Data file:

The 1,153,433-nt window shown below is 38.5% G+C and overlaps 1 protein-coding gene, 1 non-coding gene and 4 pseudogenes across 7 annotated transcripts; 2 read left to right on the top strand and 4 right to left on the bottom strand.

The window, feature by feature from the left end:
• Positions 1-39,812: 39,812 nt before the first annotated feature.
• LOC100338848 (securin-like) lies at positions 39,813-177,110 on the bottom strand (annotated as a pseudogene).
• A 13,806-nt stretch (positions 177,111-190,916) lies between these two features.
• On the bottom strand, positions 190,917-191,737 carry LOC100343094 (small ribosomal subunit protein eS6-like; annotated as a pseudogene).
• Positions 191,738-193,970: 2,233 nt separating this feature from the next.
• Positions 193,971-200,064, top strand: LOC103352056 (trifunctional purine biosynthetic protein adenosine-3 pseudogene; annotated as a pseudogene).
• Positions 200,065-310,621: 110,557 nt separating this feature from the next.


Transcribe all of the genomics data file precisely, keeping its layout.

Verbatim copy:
The 1,153,433-nt window shown below is 38.5% G+C and overlaps 1 protein-coding gene, 1 non-coding gene and 4 pseudogenes across 7 annotated transcripts; 2 read left to right on the top strand and 4 right to left on the bottom strand.

The window, feature by feature from the left end:
• Positions 1-39,812: 39,812 nt before the first annotated feature.
• LOC100338848 (securin-like) lies at positions 39,813-177,110 on the bottom strand (annotated as a pseudogene).
• A 13,806-nt stretch (positions 177,111-190,916) lies between these two features.
• On the bottom strand, positions 190,917-191,737 carry LOC100343094 (small ribosomal subunit protein eS6-like; annotated as a pseudogene).
• Positions 191,738-193,970: 2,233 nt separating this feature from the next.
• Positions 193,971-200,064, top strand: LOC103352056 (trifunctional purine biosynthetic protein adenosine-3 pseudogene; annotated as a pseudogene).
• Positions 200,065-310,621: 110,557 nt separating this feature from the next.